Monday, April 4, 2011

Is It Possible To Love Laundry?

If you know me at all, you know that laundry is the bane of my existence. It consumes my free time (what's THAT?), takes up a huge amount of space in my home, adds to the ever-present septic concerns, and is the source of many arguments with and among my kids. WHY? Why can't we all wear the same clothes all week long like they did in the old days? OK, I know why. I am just venting. This is the main reason I fantasize about having a live-in maid. Cooking and cleaning has value, too, but laundry...I just don't want to think about it.

What if I could find some way to love it? What if, like St. Therese, I could remember to offer this minor misery to Jesus every day? This blog is, after all, about the mundane, right? And my resolution is to embrace it, right? EMBRACE, not merely ACCEPT. <sigh>...I suppose this means, then, that I have to love laundry. As I carry an armload to the washing machine, I will endeavor to imagine I am actually embracing it. I will think of it as a helpless child who needs me to get it clean. Too crazy? Perhaps, but weren't all the sacrificing saints a bit loony? My plan could work. And I think Therese would approve.


  1. I just put my third load of laundry in the dryer. And I'm already SICK OF IT. I can't imagine your volume compared to mine. EEK!

    Thinking of laundry as a helpless child... hehehe. I like the metaphor - whatever works, right? I think of my debt & my potential future surgery/medical bills as my "children" that I have to think about during my current job search. It's easier than thinking of it as burden or obligation.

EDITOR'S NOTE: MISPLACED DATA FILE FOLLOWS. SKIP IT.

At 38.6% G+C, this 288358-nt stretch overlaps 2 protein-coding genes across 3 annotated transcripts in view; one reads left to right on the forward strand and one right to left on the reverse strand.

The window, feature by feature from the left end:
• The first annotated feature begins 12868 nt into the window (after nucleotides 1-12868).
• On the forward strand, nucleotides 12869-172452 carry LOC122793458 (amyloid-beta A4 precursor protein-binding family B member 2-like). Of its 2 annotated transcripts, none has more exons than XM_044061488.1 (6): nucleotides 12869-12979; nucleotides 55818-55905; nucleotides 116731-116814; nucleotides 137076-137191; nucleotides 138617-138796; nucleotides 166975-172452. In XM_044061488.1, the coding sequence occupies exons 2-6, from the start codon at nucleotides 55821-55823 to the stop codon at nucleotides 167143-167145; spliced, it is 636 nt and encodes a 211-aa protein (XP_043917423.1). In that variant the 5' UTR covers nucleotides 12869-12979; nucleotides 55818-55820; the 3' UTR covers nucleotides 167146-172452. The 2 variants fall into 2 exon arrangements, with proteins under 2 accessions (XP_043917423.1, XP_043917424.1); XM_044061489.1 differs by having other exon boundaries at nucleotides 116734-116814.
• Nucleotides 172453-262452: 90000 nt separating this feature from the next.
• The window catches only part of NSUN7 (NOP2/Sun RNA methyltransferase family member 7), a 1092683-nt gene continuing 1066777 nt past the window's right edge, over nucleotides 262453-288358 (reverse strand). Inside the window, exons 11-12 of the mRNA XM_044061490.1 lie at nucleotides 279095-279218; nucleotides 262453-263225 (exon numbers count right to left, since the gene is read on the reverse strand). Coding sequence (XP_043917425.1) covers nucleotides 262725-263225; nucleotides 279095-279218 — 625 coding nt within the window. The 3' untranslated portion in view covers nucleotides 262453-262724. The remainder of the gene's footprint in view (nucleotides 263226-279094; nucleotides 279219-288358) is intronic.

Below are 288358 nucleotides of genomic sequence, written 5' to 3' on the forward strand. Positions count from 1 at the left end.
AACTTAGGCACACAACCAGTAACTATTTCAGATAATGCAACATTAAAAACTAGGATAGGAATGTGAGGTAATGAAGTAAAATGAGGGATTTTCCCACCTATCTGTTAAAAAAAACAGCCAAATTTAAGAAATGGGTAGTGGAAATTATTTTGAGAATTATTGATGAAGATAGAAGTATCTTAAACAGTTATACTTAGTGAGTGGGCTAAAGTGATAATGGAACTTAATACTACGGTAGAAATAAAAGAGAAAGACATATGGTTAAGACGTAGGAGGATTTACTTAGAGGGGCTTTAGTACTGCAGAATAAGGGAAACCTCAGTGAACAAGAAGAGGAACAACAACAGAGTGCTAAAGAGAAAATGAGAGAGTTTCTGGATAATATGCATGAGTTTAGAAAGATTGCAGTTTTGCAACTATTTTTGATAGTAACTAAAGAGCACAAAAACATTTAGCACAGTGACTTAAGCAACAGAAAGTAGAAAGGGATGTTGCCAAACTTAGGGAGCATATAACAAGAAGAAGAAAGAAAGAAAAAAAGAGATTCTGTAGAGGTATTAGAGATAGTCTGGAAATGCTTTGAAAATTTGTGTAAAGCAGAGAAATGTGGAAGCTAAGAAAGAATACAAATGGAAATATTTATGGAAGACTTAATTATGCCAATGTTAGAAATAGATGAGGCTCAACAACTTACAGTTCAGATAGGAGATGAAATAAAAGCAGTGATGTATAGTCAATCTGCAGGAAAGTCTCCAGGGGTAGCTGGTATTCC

2. Laundry provides purpose--continuously. Imagine the loneliness and despair that must come from complete purposelessness.

    Laundry remains a gift as one of our tangible earthly reminders of eternity.

    I suppose if you wanted to extend your imagery of embracing, the clothes you embraced in the task of laundry hugs your children all day and night as they wear it, too.

    Don't know what to tell you about stains...

  3. Dominic, I think you DO know what to tell me about stains. You're just being a gentleman.

    Rachel, debt is very much like a child: you acquire it (sometimes not by choice), it lingers, and then it grows into a being of its own--but it never seems like it's going to leave you!!!